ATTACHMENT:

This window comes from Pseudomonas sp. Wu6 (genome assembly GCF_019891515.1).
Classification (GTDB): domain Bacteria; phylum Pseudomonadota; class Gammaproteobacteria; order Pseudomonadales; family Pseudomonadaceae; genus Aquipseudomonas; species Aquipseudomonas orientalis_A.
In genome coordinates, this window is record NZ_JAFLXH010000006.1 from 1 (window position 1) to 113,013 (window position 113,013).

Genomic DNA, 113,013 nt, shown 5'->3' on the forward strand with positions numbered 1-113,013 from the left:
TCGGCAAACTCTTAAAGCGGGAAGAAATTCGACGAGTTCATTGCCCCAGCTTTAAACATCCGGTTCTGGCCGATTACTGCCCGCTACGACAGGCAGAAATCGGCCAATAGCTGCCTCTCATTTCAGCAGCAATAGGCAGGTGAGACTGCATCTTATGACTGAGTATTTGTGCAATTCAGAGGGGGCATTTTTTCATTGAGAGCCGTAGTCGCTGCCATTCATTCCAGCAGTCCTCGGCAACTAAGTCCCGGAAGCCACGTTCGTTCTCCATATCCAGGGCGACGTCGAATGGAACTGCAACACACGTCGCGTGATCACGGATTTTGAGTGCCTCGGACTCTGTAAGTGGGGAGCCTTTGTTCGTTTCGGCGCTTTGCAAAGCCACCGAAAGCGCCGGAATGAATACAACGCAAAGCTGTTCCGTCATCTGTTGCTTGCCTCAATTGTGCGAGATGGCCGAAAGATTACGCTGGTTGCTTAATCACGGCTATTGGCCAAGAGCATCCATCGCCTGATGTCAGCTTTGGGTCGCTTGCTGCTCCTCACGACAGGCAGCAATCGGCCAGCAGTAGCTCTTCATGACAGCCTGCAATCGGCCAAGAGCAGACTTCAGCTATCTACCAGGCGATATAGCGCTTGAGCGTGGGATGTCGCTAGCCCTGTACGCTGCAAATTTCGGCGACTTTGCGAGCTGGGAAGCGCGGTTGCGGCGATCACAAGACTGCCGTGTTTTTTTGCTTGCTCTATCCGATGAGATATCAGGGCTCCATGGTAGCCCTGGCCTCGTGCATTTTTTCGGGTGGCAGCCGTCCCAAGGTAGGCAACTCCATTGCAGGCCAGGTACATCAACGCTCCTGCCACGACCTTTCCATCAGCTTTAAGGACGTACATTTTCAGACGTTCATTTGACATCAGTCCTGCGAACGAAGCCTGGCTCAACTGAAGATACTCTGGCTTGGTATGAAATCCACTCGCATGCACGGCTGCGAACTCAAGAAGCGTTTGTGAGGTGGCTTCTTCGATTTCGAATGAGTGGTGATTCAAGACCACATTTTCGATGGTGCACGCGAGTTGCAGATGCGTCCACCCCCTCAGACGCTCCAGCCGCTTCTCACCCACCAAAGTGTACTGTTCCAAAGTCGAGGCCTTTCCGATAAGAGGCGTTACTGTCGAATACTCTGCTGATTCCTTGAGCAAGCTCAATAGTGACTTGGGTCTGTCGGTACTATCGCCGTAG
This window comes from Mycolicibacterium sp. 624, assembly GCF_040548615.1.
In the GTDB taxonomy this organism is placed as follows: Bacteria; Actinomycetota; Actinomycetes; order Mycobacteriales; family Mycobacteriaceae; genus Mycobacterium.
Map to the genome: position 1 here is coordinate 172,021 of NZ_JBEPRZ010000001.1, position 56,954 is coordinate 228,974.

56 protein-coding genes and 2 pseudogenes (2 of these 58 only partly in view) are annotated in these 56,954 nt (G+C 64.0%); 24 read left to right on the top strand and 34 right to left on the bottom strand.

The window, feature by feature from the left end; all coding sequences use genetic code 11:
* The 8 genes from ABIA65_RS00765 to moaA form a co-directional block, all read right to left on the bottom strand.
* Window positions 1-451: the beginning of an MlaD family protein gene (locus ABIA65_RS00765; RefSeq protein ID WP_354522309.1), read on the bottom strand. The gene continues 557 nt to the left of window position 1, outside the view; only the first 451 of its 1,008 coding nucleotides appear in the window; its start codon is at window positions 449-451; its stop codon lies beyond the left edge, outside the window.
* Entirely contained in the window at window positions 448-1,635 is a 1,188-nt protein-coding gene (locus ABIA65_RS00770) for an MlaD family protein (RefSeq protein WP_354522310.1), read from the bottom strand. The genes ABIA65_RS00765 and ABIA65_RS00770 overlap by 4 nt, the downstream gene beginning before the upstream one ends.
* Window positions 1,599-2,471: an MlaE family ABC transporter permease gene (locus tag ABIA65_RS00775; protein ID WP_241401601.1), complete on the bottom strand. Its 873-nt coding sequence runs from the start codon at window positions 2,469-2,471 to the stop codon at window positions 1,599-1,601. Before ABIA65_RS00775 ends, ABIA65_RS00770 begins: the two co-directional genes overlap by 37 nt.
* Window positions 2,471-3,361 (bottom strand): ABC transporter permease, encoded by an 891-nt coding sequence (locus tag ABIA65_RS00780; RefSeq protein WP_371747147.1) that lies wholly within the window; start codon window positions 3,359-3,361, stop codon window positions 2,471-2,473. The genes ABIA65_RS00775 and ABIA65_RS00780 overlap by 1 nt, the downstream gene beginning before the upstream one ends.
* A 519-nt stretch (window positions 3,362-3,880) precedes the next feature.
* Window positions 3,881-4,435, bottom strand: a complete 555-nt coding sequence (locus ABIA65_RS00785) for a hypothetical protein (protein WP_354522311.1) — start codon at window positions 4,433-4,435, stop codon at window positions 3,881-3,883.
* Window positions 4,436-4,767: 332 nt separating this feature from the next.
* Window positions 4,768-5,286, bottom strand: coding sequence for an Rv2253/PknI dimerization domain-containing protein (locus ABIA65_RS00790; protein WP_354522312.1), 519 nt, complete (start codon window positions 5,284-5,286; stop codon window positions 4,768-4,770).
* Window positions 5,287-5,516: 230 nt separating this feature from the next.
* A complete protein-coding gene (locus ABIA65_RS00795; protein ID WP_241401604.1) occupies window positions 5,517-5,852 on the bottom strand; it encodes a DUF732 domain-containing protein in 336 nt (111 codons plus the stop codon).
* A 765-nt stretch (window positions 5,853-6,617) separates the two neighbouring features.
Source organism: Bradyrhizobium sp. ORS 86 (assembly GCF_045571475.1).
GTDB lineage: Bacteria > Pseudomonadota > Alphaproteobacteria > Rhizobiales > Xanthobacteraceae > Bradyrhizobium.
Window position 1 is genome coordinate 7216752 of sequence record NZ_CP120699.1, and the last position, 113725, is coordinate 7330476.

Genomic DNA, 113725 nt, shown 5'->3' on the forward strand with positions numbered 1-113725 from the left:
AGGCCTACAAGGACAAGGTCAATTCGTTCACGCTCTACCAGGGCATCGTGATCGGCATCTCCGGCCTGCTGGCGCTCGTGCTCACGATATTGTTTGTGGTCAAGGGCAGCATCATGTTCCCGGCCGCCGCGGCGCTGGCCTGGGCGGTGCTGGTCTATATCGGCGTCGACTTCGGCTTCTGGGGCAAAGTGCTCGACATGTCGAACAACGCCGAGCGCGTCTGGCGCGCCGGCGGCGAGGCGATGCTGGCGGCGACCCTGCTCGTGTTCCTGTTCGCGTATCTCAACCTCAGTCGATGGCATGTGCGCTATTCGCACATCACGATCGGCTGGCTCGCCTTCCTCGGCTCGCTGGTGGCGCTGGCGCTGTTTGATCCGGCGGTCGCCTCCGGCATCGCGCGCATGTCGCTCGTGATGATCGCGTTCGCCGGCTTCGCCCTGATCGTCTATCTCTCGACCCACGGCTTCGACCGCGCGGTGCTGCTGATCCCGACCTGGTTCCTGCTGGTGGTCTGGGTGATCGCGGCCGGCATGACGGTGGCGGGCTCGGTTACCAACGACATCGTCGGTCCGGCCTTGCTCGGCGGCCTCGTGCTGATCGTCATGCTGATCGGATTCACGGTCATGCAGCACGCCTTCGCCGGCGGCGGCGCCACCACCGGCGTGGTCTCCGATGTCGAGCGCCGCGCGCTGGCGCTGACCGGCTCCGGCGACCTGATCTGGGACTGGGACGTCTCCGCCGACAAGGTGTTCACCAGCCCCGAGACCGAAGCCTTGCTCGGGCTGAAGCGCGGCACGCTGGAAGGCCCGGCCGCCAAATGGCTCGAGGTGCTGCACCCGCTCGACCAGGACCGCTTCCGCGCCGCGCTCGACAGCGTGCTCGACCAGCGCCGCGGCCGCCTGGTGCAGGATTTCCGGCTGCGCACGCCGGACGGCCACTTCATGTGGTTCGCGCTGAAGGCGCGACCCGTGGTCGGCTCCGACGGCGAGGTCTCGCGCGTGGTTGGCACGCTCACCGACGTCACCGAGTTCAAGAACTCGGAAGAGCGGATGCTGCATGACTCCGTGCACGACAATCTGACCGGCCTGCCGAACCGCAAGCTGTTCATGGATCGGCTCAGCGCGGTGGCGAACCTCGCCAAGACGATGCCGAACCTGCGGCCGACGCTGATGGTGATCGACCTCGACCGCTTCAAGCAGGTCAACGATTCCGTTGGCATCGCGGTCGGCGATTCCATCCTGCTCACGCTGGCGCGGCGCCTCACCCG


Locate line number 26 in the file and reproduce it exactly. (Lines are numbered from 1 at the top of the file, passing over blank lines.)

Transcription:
Genomic DNA, 113725 nt, shown 5'->3' on the forward strand with positions numbered 1-113725 from the left: